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As increasing numbers of women pursue degrees in health service psychology, it is important to understand what they do to promote their wellness in light of the psychosocial stressors associated with doctoral studies. The purpose of this investigation was to identify and conceptualize a diverse range of health promotion behaviors through the application of a mixed methods concept mapping design. Twelve participants sorted qualitative responses from 390 women in health service psychology pertaining to their personal self-care behaviors, resulting in a list of 112 'moderately' to 'extremely' important self-care behaviors. Six clusters of self-care activities emerged: physical wellness, relaxation and stress management, hobbies, interpersonal relations, self-compassion, and outdoor recreation. The concept map depicts the interrelatedness of self-care behaviors that were rated as important by women. Women in health service psychology programs can use these behaviors, some of which have not previously been included on self-care inventories and checklists, to promote their physical, psychological, and spiritual health.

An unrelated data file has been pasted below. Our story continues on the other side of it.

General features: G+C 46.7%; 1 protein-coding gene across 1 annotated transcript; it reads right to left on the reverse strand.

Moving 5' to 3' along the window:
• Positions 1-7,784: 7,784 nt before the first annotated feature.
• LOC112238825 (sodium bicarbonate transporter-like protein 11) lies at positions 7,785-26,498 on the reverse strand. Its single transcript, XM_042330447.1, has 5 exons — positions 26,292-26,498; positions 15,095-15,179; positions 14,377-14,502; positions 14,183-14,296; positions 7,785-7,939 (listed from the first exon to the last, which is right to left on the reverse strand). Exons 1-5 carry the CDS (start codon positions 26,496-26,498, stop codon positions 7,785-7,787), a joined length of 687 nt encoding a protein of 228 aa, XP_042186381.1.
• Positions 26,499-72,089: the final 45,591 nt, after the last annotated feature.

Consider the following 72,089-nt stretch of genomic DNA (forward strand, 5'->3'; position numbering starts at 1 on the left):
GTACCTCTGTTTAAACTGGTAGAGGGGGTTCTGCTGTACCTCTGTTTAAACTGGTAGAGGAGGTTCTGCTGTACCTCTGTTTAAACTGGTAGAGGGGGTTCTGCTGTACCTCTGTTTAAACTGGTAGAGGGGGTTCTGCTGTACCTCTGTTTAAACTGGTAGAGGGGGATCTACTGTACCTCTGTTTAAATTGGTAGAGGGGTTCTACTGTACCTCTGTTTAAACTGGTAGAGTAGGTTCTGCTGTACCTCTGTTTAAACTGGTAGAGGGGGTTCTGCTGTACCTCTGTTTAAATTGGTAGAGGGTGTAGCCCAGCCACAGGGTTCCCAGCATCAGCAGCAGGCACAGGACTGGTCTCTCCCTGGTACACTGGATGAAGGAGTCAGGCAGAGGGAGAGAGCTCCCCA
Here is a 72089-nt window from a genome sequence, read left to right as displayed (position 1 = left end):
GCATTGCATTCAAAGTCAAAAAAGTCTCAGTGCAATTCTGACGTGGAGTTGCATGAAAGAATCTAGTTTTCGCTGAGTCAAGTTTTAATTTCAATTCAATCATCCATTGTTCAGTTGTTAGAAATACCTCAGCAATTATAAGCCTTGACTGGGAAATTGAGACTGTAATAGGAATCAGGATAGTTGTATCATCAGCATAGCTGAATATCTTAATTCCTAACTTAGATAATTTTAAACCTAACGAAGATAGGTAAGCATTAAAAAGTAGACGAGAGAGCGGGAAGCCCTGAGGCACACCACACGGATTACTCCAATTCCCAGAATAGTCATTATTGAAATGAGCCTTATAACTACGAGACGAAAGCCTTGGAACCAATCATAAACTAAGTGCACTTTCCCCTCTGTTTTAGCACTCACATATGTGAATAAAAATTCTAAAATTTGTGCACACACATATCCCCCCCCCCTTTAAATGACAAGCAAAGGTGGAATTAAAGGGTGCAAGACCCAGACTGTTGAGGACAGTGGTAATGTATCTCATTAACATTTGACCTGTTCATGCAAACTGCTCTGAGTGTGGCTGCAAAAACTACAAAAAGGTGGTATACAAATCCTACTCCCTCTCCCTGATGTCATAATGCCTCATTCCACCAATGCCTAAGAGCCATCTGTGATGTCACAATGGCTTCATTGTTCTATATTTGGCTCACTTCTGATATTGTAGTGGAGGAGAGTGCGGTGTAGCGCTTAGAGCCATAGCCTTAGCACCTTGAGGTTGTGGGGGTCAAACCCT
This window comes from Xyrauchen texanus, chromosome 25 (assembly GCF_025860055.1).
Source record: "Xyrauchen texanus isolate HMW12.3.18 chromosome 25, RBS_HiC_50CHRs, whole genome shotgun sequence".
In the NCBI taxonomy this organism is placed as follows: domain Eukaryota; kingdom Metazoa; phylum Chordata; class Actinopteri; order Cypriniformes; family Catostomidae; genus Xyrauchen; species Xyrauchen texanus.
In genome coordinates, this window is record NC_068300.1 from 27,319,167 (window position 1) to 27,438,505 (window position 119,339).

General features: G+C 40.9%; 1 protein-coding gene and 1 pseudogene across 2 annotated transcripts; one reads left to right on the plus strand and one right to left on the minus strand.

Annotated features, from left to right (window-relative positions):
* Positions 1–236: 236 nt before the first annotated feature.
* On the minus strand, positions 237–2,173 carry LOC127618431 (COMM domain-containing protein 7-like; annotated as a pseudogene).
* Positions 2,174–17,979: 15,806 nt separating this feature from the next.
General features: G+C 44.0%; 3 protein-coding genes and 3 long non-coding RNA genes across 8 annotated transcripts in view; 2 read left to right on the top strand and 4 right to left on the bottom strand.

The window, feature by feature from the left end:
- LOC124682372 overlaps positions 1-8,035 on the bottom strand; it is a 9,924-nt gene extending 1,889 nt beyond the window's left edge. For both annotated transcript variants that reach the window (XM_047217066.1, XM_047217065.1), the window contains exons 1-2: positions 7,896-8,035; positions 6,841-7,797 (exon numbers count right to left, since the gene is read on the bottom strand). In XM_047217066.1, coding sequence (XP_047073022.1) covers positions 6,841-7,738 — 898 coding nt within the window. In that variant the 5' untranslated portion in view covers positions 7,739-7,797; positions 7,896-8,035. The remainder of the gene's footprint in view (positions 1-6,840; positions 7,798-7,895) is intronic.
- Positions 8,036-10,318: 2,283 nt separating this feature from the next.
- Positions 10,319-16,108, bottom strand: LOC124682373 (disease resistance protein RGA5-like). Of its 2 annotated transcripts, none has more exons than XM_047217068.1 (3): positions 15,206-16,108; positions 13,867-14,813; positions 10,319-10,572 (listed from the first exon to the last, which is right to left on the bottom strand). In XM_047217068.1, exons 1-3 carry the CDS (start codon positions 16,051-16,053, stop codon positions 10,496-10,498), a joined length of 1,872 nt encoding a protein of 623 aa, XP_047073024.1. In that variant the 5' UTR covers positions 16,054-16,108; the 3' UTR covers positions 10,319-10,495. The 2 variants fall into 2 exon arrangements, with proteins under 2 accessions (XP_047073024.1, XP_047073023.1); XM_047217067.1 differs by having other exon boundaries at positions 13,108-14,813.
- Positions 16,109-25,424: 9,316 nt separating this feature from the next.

Published as Ayala, E. E., & Almond, A. L. (2018). Self-care of women enrolled in health service psychology programs: A concept mapping approach. Professional Psychology: Research and Practice, 49(3), 177–184.



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